- Natural Minor
- Harmonic Minor
- Melodic Minor
First I need to get these minors straight!
- same as Aeolian mode
- has all notes of the major scale
- is the sixth degree of the major scale
- its arpeggio has the same notes as a C6 arpeggio
- has all the notes of the min7b5 arpeggio
- has a flat seven
- has a flat 13 (flat 6), which is the b9 of the V chord
- has a Major 7 (only difference from Natural/Aeolian)
- has the two fret 'gap' between the M7 and b13
- has a flat 13, which is the b9 of the V chord
- has the flat 5, and all the notes of a min7b5 arpeggio
- has a Major 7 (only difference from the Dorian mode)
- it is also the same as a Major scale with a b3
- the seventh mode of this scale is known as the 'Altered' Scale (good for Altered Dominants)
- Has a Perfect 13 (P6), which means no b9 for an Altered Dominant
- does not have b5 of the min7b5 chord, so bad for half-diminished
- best suited for Minor/Major chords or Minor 6 chords
In light of this, Harmonic minor works very nicely for the ii-min7b5 and the V7b9, while the Melodic minor works well at Major-minor tonic resolution.
The other approach is to use the second mode of the Harmonic minor for the ii chord and then use the Altered Scale (7th mode of the Melodic minor) for the Altered Dominant V chord, then return to the Melodic minor for the tonic.
In the first approach, there is only one note that is really differing -- the tonic's b13 moves to the Perfect 13.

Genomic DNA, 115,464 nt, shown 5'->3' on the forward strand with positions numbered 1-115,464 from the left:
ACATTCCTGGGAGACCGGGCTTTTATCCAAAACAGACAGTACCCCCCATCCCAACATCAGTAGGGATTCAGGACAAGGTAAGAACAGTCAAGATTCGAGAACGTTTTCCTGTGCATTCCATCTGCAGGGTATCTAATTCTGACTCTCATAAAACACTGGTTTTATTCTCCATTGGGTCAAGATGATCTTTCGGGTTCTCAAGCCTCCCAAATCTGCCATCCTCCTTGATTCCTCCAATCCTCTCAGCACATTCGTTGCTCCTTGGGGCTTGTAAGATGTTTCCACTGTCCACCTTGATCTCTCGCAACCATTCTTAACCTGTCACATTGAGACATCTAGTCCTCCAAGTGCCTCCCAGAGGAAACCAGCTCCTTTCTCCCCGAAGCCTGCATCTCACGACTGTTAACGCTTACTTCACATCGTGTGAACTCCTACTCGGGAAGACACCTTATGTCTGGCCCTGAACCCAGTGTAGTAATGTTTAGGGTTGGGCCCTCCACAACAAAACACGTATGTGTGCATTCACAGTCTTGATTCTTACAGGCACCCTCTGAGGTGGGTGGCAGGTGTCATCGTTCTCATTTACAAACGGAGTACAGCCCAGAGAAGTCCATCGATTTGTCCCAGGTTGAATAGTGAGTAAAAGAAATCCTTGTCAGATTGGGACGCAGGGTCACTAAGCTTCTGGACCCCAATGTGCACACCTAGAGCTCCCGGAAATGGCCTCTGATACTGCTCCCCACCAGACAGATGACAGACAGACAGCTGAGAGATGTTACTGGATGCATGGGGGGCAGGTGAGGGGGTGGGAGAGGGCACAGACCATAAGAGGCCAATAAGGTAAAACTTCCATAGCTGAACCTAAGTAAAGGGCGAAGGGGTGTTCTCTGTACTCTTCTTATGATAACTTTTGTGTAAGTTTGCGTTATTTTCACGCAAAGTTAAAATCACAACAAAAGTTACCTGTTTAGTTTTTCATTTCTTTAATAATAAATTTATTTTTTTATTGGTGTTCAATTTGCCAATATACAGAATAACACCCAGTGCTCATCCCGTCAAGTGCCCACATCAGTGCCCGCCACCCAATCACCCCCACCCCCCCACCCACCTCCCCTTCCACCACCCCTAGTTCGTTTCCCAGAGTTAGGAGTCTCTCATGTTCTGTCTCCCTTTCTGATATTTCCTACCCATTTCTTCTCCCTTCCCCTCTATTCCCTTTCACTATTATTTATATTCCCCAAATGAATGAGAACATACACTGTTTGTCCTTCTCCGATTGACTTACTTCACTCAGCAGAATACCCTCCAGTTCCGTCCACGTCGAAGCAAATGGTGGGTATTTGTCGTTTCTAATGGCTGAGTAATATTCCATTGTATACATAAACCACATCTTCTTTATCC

The second approach is a bit more difficult because you are moving the same scale around and then back. Quite a number of notes are changing only for one measure or half a measure.
A while ago, I began to learn how to superimpose the Altered scale of the V over all the Major mode boxes, but that knowledge is out the window for a minor ii-V.
If you know that a minor key is the 6th of the major, then you'd think it would follow that the minor progression would essentially be a vii-iii-vi progression. This is not the case. The minor progression is 'harmonized' through the Harmonic minor scale. When you build chords off the Harmonic minor, the iii is really a Dominant -- the 'iii' is really a Dominant.
This means, if you are trying to picture the minor key as the sixth of a major, the root-6 Altered scale for the V is going to be where the Phrygian is, instead of where the Mixolydian would be.
Instead, you have to picture a whole new set of mode boxes on your fretboard -- that of the Harmonic minor -- and then figure out how the Altered scale (or the melodic minor moved one fret up) goes on top of that! That's a lot of mental gymnastics!
It is probably a good idea to be able to picture various modes of the Harmonic minor for a key. More importantly, it is good to know your arpeggios and what notes around those notes cause the most tension and which notes are avoid notes. You probably want to avoid the b9 of the tonic.
The Harmonic minor will be good to learn up and down the neck. Did you know all the notes of a Dominant 7 arpeggio are in the third mode of the melodic minor as well as the fifth mode?
If you calculate a 'diatonic exchange rate' for the minor ii-V-i, you see that the b13 of the minor tonic is the b9 of the V chord. Similarly, the b13 of the minor tonic is also the b5 of the ii chord, so it is a great note to hit over a minor ii-V.
I'm going to focus on using the Harmonic minor over minor ii-V's and practice picturing how they sit over the Natural minor scale (Aeolian mode) across all my mode boxes. Then I would feel more confident about shifting to the Altered scale for my dominant.
Below I tried to illustrate where the notes are on all three minors, visualizing through the root-6 mode boxes.